Having grown up with milking cows and after visiting many dairy farms, I was curious to learn how a 2020 consumer focus group viewed dairy. I had this opportunity during “The Dairy Experience,” a virtual program held on July 15, 2020.
The Dairy Experience Forum was hosted by the American Dairy Association of the Midwest, a non-checkoff group funded by food vending operations at state fairs and other dairy-related venues.
What I gained from listening to the consumer panel was this. The particular interviewed group had more knowledge of dairy nutrition than I did. They understood how to use dairy after exercising, and what are some great ways to use dairy in children’s diets. What they knew less about was dairy husbandry and how dairy farmers take great care of their cows.
The panelists included consumers from all over the country, including Leah who lives in Rockville, Md., with her husband and two young kids; Nick from Des Moines, Iowa, who lives with his wife and three children; Alex, who lives in Seattle, Wash., with his wife and two daughters; Marieh, from Atlanta, Ga., who has a boyfriend; and Karen, from Des Plaines, Ill., who lives with her husband and toddler.
The panel all listed their favorite dairy product – for Leah it was sour cream; for Nick organic milk; for Alex hard parmesan cheese; and both Marieh and Karen liked cheese best.
Panel members indicated that a strong message growing up was to “drink milk for strong bones.”
Alex, who is a pediatrician, said his message today for his patient’s parents is breastfeeding or formula for the first year of life, whole cow’s milk for the second year, and then switching to lower milkfat for children and families.
“We start talking about milk being basically just a sugary beverage and really cutting down to more of a minimum,” Alex said. “I’m in favor of calcium, but through more green leafy vegetables rather than through a liquid mechanism.”
He added that he talks to parents about encouraging children to eat a variety of foods with vitamins and minerals. Rather than just drinking milk, he encourages yogurt and cheese, plus a variety of fruits and vegetables.
He liked the idea of eating yogurt with its live cultures and bacteria for good gut health. He also hoped schools could offer a choice of milk, cheese or yogurt instead of just milk in a carton.
“Again, just diversifying the dairy products that are available for kids that may come with other added health benefits,” he said.
For Nick, selecting organic foods for his family is important. He thinks dairy provides lots of nutrients.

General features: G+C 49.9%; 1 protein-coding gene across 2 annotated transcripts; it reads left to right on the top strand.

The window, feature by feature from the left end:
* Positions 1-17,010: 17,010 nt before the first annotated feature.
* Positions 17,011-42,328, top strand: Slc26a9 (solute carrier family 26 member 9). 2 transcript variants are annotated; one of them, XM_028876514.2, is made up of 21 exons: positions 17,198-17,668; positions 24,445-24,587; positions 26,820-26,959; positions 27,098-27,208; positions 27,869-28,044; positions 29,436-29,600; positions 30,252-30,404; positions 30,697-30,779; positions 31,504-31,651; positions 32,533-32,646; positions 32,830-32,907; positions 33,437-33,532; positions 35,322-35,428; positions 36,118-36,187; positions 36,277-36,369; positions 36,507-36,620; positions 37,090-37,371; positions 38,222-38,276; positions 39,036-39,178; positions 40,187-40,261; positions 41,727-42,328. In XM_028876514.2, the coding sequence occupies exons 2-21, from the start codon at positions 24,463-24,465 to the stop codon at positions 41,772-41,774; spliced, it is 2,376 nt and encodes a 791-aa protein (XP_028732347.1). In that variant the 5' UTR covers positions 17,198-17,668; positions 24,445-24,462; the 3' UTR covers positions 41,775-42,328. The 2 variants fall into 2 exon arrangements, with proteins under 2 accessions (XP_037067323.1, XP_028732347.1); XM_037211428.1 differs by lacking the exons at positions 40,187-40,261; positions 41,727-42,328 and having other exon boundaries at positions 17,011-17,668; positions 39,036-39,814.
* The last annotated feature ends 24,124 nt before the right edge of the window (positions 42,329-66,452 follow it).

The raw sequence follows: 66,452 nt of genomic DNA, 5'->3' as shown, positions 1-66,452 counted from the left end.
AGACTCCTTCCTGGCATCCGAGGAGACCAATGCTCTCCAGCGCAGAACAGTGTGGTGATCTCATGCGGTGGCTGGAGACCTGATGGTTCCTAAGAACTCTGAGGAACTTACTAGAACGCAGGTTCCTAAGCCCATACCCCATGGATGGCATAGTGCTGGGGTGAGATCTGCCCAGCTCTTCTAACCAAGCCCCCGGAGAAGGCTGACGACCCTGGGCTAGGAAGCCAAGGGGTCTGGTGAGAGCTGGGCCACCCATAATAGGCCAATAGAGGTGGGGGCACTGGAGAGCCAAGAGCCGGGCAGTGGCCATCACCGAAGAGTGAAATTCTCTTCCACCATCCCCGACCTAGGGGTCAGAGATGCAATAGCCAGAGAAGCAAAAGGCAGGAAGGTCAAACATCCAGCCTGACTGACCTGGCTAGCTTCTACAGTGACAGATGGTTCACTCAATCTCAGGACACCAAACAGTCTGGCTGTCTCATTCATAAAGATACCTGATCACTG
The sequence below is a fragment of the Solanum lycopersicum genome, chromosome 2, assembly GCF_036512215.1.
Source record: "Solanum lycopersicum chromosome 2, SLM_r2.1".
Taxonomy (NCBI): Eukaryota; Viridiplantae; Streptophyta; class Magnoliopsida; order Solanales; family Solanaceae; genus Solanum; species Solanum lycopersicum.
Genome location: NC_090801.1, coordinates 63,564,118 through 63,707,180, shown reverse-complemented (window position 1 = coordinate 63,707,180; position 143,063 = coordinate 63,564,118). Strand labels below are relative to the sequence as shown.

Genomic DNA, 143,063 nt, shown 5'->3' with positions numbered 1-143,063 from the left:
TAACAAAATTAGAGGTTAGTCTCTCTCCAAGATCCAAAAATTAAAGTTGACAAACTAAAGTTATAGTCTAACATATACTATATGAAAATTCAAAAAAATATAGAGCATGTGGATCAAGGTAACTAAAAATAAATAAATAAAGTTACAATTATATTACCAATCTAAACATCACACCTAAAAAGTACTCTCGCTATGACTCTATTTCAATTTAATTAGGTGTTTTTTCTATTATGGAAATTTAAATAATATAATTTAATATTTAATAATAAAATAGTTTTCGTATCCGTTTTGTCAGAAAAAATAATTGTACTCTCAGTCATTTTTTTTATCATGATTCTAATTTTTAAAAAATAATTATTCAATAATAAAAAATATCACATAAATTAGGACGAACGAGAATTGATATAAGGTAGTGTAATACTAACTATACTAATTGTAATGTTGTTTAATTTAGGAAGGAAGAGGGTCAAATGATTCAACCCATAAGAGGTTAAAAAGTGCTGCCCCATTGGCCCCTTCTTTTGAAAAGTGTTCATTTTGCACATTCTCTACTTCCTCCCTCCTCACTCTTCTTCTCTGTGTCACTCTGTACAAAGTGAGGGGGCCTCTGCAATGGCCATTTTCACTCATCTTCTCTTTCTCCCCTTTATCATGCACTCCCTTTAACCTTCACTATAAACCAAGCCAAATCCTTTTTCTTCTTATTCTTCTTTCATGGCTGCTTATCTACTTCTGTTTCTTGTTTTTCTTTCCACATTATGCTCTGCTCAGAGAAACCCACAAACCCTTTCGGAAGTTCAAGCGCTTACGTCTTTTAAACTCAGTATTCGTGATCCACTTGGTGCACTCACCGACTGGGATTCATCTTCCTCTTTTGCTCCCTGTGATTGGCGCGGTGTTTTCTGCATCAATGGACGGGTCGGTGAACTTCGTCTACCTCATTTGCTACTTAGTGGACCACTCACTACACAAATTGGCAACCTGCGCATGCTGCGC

“Dairy is extremely healthy for you,” Nick said. “I exercise a lot and go to the gym – not only to maintain my health but for stress relief and things like that. A lot of times after the gym, I’ll drink some milk just to help replenish and recover.”
He thinks that the sugars in dairy can help the body recover after a workout. He also thinks milk offers a good source of Vitamin D and provides calcium.
Leah added that dairy is a good source of nutrition and can suppress the appetite so there’s less of a propensity to indulge in treats.
“I drink protein shakes, you know, versus water because it’s just thicker and I feel like it does provide an added source of protein,” she said.
When it comes to dairy production, though, the panelists expressed a great deal of concern about the way they think cows are treated.
Nick said he appreciates the imagery of small farms with cows grazing on open pastures as opposed to “CAFOs” a concentrated animal feeding operation. He thinks of CAFOs as confining cows, and the cows receive “harsher treatment.”
“I try to stay away from the mass-produced giant dairy farms,” he said. “It’s kind of hard telling which producer is one of the kind of factory or industrial dairy farms. I think those farms can be detrimental to the environment.
“I think those cows may not be fed the best diet. You’re ingesting the same things that the cow is ingesting. Some of those chemicals are not healthy for us,” he added.
Nick continued by saying there are some specific companies that require farmers to not mistreat cows, so he wants to support those. He also thinks mass-produced milk is detrimental to the environment, and methane is an issue.
He added that a poor diet may contribute to gastrointestinal issues that may contribute to methane gas release.
“I think a lot of land is taken for the production of dairy cows and the meat industry,” he said. “That’s kind of also an issue. Short of not drinking milk or engaging in purchasing any dairy products, I think the next best thing I can do is be an informed consumer.”
The other panelists also expressed concerns about where food comes from. One of the families now has chickens in their backyard so they know what the hens have eaten to produce eggs.
Panelists expressed concern about the use of growth hormones.
When asked what they would like the dairy industry to share with the public, they suggested talking about the healthy aspect of dairy and sharing more of the story about how dairy is raised. They asked farmers to use cover crops in the winter to prevent erosion.
They wanted truthful and honest answers to consumers’ concerns.
“I think the health aspect is key – being truthful and honest,” Marieh said. “Just the environmental aspect and addressing people’s concerns.”